Christianity against Coercion ; or, Compulsory Churches Unscriptural and Anti-christian: a Lecture delivered in Freemasons' Hall at the request of the Evangelical Voluntary Church Association, and published under their direction. By George Redford, D.D., LL.D.
The Present State of East Indian Slavery ; chiefly extracted from the Parliamentary Papers on the Subject printed March, 1828, August, 1832, August, 1838. By James Peggs. Third Edition revised and enlarged.
Standard American Literature. The Life and Times of Martin Luther,
The Ministerial Commission. Two Sermons, the first preached on relinquishing the Ministry of the Parish of St. Pancras, Chicester; the second on entering on that of Gateshead, Durham. By John Davies, B.D.
The Christian Minister's Estimate of Life and Death. A Sermon occasioned by the Death of the Rev. John Campbell. By the Rev. Thomas Aveling.
Tracts for the People, on the Principal Subjects of Controversy between the Roman Catholics and Protestants. By the Rev. Mark Butler. No. 4.
The Established Church and Thorogood ; or, The Real Question at Issue: being an Examination of the Principles, Conduct, and Character of the State Church in Connexion with Mr. Thorogood's Case: in a Lecture delivered at the Guildhall, Louth, &c. By Richard Paddison.
The Works of Josephus. Translated by W. Whiston, A.M. Part 1. A History of Slavery and its Abolition. By Esther Copley. Second Edition. With an Appendix.
The School Girl in France. A Narrative addressed to Christian Parents. Essays on the Church. 1840. By a Layman.
The Merits of the Whigs; or a Warning to the People of England, &c. By a Member of the House of Commons.
Canadian Scenery Illustrated. Uniform with American Scenery, Switzerland, &c. From Drawings by W. H. Bartlett, engraved by R. Wallis, &c., &c. The Literary department by N. P. Willis, Esq.
Justification as revealed in Scripture, in opposition to the Council of Trent and Mr. Newman's Lectures. By James Bennett, D.D.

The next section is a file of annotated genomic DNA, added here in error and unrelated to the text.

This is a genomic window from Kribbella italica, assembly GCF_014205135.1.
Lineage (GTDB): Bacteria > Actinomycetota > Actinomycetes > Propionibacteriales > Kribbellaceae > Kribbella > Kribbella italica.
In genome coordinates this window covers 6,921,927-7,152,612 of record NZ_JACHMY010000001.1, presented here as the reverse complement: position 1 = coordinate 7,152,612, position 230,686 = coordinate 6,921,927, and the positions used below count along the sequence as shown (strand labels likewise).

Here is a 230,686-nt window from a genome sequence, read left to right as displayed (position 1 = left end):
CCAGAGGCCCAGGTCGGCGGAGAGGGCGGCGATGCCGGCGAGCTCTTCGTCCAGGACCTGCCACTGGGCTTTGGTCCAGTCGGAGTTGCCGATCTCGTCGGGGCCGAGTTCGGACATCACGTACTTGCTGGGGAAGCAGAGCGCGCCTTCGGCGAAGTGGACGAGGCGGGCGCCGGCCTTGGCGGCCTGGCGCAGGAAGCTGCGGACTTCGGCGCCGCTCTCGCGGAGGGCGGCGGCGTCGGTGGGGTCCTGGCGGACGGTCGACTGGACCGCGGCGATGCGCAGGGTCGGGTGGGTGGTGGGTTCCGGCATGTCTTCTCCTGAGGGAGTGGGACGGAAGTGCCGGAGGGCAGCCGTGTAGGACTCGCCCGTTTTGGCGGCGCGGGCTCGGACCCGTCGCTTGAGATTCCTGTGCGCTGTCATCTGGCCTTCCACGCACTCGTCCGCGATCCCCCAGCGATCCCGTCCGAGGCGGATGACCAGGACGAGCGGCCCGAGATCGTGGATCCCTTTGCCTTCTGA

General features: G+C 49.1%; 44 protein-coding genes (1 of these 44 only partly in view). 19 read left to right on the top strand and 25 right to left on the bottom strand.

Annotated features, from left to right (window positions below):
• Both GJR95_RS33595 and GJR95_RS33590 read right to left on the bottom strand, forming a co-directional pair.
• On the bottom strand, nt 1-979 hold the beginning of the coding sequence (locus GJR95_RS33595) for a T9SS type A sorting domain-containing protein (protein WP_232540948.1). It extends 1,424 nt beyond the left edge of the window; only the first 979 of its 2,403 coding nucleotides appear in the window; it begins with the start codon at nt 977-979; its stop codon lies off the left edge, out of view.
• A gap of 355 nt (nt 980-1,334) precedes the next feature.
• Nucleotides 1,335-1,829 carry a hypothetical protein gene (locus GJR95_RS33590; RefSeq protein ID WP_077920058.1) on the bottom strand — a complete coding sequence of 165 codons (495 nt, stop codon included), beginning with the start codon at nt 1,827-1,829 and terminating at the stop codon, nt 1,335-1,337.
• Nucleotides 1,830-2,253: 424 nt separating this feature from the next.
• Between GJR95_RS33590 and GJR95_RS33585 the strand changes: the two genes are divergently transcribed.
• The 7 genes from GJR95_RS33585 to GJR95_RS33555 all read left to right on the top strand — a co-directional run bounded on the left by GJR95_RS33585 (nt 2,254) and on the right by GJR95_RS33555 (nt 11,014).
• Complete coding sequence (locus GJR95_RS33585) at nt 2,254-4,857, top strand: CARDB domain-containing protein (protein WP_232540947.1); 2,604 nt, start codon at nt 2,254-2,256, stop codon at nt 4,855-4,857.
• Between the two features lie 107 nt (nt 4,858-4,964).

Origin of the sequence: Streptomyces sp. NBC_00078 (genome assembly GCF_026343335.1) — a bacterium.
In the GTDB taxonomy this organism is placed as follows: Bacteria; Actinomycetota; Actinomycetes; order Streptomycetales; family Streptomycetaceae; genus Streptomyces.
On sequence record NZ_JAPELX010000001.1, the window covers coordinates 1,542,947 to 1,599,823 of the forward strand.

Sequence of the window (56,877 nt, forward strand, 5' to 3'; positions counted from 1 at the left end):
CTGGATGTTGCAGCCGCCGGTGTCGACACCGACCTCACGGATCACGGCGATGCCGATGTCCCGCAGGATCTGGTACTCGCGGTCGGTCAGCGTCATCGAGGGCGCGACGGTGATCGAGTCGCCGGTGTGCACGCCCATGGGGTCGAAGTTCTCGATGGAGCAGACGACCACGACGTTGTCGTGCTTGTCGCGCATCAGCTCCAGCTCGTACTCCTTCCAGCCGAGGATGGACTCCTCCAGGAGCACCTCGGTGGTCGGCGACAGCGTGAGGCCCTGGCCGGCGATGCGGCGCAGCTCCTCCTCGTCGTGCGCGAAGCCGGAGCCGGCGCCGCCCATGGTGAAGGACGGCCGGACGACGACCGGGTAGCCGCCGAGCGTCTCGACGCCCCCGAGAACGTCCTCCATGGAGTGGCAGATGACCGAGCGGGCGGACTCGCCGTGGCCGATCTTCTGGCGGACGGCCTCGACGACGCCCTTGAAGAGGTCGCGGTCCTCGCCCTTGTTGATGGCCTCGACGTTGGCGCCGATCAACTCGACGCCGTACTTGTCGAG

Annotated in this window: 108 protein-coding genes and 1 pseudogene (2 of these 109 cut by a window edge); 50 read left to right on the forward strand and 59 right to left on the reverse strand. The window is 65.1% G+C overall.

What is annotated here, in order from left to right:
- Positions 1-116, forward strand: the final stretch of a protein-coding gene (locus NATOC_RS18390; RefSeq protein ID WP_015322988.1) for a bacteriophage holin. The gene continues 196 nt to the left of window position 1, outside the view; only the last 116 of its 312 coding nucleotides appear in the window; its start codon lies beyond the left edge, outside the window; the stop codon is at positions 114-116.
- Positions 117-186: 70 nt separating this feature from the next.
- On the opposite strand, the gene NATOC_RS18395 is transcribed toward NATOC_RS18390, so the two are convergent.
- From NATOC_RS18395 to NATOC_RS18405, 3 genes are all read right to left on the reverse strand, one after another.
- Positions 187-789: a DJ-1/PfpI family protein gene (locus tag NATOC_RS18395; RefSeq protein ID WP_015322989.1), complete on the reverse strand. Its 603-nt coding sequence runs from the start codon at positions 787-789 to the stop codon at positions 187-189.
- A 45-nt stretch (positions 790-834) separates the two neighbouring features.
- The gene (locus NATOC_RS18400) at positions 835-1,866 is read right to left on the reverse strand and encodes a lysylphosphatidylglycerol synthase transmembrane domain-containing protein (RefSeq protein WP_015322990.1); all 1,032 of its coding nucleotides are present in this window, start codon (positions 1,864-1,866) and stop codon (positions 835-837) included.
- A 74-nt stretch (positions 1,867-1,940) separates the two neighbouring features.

Tracts for the People. No. 7. An Examination of the Scheme of Church Power laid down in the Codex Juris Ecclesiastici Anglicani, &c. By Sir Michael Foster.
Kensington Gardens. A Poem. By Edward Cook.
The Arcana of Nature Revealed : or Proofs of the Being and Attributes of God, elicited in a brief survey of the Works of Creation. By Thomas Kerns, M.D. 2 vols. 12mo.
The History of Nelly Vanner, who died April 26th, 1839, aged ten years. Written for Children of the same age. By John Curwen.
VOL. VII. NEW SERIES.
Adam, Rev. T. Private Thoughts on Re-
ligion, with Essay by Bishop Wilson,
tween the two works reviewed, ib.;
can Christians visiting Britain, 699.
danger of the system, ib.; definition
see Towne on the Incubated Egg.
tiles, 446; high character of the work,
Dissenting Theological Colleges.
Bradford College, report of, for 1839, see
Dissenting Theological Colleges.
1839, see Dissenting Theological Col-
ignoraoce of Englishmen respecting
govern India, 326.
Church to their Religious Instruction,
tion of Demosthenes on the Crown,
by Lord Wellesley, 532.
the Government of Madras, see British
Notes by Scott, 238.
Thomas Gresham, 537; origin of the
propriation of its funds, 550 ; impro tent of study, š; dependent on the
cbaracter of the student, iba; kind of
tary principle, see Evangelical Volun cases, 6 ; changes necessary in the
colleges, 9 ; importance of severe in-
origin and progress of the society, ib.; life, 15; gives influence in general
Dissenting colleges, 28; number of
appropriation of their funds, ih; im-
propriety of the consolidation of col.
Religion in the Soul, with Essay by
Duncombe, T. Esq., Debate on his
World, 576; pride of country, ib.; payment of Church Rates, 345; folly
of the Disseuters, 346; Lord John
sition to the bill, 351 ; erroneous!less
of his statements, 352; conduct of the
speech, extract, 355 ; conduct of Dr.
Lushington, 356; prospects of the
Dissenters, 357 ; attendance at parish
vestries, 358 ; evils of division, 359 ;
641; pretensions of the author to Earl Harold, see New Dramas.
their character, extract, 198;
importance of their entire extirpation,
importance of activity, ih.; the course
they should pursue, 202.
Edinburgh Review, January, 1840, see
teaching Latin and Greek is merely
teaching words, 249; that nothing
present state gratifying, ib.; import that different conflicting opinions
should be given, 256 ; that children